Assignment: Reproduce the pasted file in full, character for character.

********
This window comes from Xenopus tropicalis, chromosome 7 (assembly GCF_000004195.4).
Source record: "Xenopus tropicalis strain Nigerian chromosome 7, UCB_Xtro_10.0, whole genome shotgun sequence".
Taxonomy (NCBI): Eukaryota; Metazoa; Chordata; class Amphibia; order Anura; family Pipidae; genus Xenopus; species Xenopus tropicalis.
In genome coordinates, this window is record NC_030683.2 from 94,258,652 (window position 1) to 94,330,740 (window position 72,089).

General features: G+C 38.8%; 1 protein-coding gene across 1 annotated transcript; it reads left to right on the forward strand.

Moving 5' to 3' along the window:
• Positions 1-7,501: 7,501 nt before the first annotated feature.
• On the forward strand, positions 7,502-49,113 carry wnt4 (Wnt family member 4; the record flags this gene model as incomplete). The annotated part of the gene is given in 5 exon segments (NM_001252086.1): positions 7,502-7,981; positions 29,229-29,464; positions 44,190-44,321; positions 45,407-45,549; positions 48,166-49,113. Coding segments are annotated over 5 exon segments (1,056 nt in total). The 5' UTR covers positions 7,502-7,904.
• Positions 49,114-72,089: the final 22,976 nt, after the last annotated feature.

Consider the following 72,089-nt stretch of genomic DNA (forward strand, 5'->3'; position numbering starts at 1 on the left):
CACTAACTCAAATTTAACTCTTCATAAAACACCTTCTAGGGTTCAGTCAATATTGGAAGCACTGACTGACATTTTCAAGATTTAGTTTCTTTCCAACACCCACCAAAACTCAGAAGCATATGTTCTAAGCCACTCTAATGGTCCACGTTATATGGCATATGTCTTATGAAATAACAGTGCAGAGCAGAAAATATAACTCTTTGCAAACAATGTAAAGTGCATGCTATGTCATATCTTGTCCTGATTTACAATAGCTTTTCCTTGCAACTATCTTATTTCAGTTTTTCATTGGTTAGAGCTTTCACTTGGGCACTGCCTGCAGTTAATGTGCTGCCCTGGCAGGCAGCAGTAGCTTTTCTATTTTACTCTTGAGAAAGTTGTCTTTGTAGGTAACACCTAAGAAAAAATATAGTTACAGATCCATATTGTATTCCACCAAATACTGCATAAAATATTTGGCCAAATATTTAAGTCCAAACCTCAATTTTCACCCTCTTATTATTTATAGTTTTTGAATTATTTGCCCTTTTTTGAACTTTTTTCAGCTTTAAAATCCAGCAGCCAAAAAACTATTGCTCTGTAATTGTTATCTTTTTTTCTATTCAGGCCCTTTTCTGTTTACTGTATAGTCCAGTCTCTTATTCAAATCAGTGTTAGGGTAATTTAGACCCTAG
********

This window comes from Xenopus tropicalis, chromosome 7 (assembly GCF_000004195.4).
Source record: "Xenopus tropicalis strain Nigerian chromosome 7, UCB_Xtro_10.0, whole genome shotgun sequence".
Taxonomy (NCBI): Eukaryota; Metazoa; Chordata; class Amphibia; order Anura; family Pipidae; genus Xenopus; species Xenopus tropicalis.
In genome coordinates, this window is record NC_030683.2 from 94,258,652 (window position 1) to 94,330,740 (window position 72,089).

General features: G+C 38.8%; 1 protein-coding gene across 1 annotated transcript; it reads left to right on the forward strand.

Moving 5' to 3' along the window:
• Positions 1-7,501: 7,501 nt before the first annotated feature.
• On the forward strand, positions 7,502-49,113 carry wnt4 (Wnt family member 4; the record flags this gene model as incomplete). The annotated part of the gene is given in 5 exon segments (NM_001252086.1): positions 7,502-7,981; positions 29,229-29,464; positions 44,190-44,321; positions 45,407-45,549; positions 48,166-49,113. Coding segments are annotated over 5 exon segments (1,056 nt in total). The 5' UTR covers positions 7,502-7,904.
• Positions 49,114-72,089: the final 22,976 nt, after the last annotated feature.

Consider the following 72,089-nt stretch of genomic DNA (forward strand, 5'->3'; position numbering starts at 1 on the left):
CACTAACTCAAATTTAACTCTTCATAAAACACCTTCTAGGGTTCAGTCAATATTGGAAGCACTGACTGACATTTTCAAGATTTAGTTTCTTTCCAACACCCACCAAAACTCAGAAGCATATGTTCTAAGCCACTCTAATGGTCCACGTTATATGGCATATGTCTTATGAAATAACAGTGCAGAGCAGAAAATATAACTCTTTGCAAACAATGTAAAGTGCATGCTATGTCATATCTTGTCCTGATTTACAATAGCTTTTCCTTGCAACTATCTTATTTCAGTTTTTCATTGGTTAGAGCTTTCACTTGGGCACTGCCTGCAGTTAATGTGCTGCCCTGGCAGGCAGCAGTAGCTTTTCTATTTTACTCTTGAGAAAGTTGTCTTTGTAGGTAACACCTAAGAAAAAATATAGTTACAGATCCATATTGTATTCCACCAAATACTGCATAAAATATTTGGCCAAATATTTAAGTCCAAACCTCAATTTTCACCCTCTTATTATTTATAGTTTTTGAATTATTTGCCCTTTTTTGAACTTTTTTCAGCTTTAAAATCCAGCAGCCAAAAAACTATTGCTCTGTAATTGTTATCTTTTTTTCTATTCAGGCCCTTTTCTGTTTACTGTATAGTCCAGTCTCTTATTCAAATCAGTGTTAGGGTAATTTAGACCCTAG